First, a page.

Is Smaller Better? (When talking about textbooks)

Posted on
January 5, 2017

The University of Leiden in the Netherlands, founded in 1575, is the country’s oldest; it is also now one of the study abroad opportunities offered to William & Mary students. In the first three quarters of a century annual enrollments showed a four-fold rise, with the result being that the Elsevier family in Leiden, who already operated a printing press, decided to get into the early modern equivalent of the text-book industry. To that end, they began in the early seventeenth century to publish small editions of important texts, used by scholars and students, which would be cheaper, in part because their small format and small type required less paper.

C. Cornelius Tacitus, Leiden, 1634, Rare Book 871 T2 1634
C. Cornelius Tacitus, Leiden, 1634, Rare Book 871 T2 1634

This edition of Tacitus, published in Leiden in 1634, was such a work. In the previous century the Venetian printer Aldus Manutius had similarly decided that smaller was better when it came to popular books. Exactly one hundred years before the Elsevier Tacitus held by Swem Special Collections was printed, he had published a version of Tacitus which, though smaller than the large folios of the day, was still much bigger than this little Elsevier, which is only 3 by 4.75 inches, not much bigger than a coffee cup. With small pages and even smaller type the Elseviers were a hit, particularly with students, who, like their modern counterparts, didn’t want to carry lots of heavy books around. Furthermore, before the coming of wood pulp paper, when it was still made from old rags, paper was one of the most expensive elements of book production. Therefore, any printer who could use less paper would produce a cheaper book. The students in Leiden in 1634 might have been even more grateful for e-books, although they probably would have been a bit confused initially. In the meantime they had little volumes like this, and the Elseviers also printed other small editions of classical texts, including one from their office in Amsterdam, which is also in Swem’s Special Collection (Rare Books PA6705 .A2 1665).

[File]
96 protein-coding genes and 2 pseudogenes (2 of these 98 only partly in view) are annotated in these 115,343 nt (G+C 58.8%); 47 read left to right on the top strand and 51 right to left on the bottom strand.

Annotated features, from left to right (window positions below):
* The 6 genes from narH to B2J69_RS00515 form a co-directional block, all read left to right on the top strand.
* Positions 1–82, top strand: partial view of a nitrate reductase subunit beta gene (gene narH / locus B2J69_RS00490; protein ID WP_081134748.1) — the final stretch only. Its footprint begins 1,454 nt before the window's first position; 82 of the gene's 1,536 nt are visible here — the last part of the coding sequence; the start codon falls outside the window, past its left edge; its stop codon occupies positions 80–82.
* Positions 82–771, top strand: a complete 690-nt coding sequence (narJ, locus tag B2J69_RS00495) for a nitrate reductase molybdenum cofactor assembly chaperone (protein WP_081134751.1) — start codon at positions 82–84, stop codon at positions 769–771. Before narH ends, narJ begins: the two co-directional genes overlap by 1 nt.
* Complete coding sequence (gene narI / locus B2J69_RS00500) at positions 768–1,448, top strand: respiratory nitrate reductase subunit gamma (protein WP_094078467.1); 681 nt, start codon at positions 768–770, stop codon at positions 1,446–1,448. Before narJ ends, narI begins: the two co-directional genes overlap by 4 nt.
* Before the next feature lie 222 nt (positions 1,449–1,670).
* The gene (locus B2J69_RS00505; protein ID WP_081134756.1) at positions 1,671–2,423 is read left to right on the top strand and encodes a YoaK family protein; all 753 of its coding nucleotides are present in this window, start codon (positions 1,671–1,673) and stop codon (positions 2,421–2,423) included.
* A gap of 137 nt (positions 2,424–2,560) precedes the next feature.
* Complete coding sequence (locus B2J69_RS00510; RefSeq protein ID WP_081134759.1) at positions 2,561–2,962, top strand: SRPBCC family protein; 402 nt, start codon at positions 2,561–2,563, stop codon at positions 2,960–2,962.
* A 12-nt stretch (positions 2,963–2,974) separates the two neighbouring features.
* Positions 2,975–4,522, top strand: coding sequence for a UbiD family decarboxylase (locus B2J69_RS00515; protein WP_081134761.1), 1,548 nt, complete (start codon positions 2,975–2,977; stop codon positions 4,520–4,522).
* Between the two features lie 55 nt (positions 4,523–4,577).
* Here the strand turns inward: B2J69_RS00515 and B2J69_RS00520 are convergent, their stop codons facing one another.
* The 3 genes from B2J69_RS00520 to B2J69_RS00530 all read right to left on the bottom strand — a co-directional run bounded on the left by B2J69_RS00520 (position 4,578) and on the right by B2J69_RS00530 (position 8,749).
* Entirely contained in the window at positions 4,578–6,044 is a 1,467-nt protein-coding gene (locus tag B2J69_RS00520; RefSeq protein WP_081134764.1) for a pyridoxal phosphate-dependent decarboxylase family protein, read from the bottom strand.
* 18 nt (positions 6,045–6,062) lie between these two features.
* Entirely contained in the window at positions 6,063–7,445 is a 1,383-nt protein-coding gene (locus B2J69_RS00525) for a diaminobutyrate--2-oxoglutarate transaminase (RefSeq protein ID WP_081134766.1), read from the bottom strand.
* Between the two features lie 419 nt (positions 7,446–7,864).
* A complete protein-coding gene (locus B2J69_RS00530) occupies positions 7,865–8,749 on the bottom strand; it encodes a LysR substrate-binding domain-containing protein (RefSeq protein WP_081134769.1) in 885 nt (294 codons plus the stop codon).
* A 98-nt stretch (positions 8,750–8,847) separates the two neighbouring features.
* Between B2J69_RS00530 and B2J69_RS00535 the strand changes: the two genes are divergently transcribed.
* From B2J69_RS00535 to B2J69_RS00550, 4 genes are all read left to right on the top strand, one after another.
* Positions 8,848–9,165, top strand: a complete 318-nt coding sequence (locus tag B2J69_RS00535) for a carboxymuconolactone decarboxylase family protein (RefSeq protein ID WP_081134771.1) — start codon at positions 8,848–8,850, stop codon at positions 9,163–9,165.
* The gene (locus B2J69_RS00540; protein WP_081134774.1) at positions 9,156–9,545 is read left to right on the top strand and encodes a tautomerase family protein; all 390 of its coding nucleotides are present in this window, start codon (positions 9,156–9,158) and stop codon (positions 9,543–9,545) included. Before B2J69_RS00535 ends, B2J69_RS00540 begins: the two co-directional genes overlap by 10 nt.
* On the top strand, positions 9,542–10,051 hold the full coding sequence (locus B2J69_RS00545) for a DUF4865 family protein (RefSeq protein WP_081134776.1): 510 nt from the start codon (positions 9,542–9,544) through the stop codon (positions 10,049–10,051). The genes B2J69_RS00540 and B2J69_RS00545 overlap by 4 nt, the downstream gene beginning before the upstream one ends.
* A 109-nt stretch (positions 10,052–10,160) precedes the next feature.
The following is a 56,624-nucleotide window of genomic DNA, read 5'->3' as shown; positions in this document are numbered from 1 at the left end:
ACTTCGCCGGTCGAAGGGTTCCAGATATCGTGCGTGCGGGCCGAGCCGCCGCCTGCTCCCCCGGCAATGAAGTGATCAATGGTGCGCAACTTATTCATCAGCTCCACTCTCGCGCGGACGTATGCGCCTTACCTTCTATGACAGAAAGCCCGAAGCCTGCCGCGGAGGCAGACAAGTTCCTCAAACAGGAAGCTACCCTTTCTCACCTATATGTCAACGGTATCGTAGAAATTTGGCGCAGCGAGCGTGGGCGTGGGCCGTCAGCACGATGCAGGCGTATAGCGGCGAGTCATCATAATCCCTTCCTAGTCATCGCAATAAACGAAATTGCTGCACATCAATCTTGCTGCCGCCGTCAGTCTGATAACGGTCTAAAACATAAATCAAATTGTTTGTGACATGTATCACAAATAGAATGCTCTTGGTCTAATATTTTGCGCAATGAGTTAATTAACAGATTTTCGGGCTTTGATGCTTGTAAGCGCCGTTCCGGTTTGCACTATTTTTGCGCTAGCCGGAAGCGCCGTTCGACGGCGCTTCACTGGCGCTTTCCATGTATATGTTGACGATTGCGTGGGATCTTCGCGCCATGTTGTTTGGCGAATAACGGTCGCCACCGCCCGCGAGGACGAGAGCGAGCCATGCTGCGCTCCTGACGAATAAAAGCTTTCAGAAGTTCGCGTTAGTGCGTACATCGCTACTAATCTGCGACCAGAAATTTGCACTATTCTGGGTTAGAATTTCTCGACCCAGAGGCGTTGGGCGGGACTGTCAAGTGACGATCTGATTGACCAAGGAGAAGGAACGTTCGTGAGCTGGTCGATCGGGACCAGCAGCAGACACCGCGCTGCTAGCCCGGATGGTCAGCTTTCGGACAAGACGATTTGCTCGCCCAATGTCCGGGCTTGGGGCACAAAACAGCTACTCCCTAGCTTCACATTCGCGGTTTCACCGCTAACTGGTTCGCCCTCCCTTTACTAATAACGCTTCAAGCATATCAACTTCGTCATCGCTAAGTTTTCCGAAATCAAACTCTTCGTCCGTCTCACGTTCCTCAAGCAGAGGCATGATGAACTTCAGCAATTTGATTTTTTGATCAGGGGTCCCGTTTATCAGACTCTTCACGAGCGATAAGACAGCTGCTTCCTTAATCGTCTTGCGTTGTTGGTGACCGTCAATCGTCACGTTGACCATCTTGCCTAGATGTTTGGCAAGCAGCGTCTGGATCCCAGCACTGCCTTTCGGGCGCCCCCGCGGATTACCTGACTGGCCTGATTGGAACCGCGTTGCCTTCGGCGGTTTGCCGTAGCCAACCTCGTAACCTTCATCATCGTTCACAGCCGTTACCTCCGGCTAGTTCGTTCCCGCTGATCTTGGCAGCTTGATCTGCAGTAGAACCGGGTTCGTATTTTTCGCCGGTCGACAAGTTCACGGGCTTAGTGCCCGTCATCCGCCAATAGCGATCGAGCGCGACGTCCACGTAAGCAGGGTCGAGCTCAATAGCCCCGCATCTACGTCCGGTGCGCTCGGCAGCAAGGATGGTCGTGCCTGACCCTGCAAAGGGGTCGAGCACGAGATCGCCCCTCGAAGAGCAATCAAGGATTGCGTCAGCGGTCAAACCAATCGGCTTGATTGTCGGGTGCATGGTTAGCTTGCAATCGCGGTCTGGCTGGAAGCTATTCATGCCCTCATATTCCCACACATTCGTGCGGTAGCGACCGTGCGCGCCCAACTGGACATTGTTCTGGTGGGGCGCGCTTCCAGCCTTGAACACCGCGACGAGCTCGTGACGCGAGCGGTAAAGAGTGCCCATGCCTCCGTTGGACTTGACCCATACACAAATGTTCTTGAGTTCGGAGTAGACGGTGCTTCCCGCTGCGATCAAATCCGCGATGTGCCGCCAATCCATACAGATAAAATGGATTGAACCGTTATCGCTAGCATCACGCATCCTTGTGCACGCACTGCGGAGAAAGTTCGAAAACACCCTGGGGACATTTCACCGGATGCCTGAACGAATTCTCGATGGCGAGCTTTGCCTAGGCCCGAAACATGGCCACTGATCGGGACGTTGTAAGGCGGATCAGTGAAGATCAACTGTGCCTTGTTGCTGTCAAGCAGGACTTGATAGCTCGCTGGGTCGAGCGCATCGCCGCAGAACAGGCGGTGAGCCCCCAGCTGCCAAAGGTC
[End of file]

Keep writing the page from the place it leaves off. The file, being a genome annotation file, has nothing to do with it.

C. Cornelius Tacitus, Leiden, 1634, Rare Book 871 T2 1634

Tacitus continues to be read by students today, although most of us are probably not up to reading him in Latin and would prefer a translation. Along with the fact that very few of us read or speak Latin, the four hundred years since the Elseviers have seen some considerable changes in technology. Despite those shifts, there probably hasn’t been much of a change in the attitude of students to heavy and, of their parents, to expensive textbooks.

For more information on the printing business run by generations of Elseviers see David W. Davies, The World of the Elseviers, 1580-1712, The Hague, 1954.


Written by Phillip Emanuel, Graduate Student Apprentice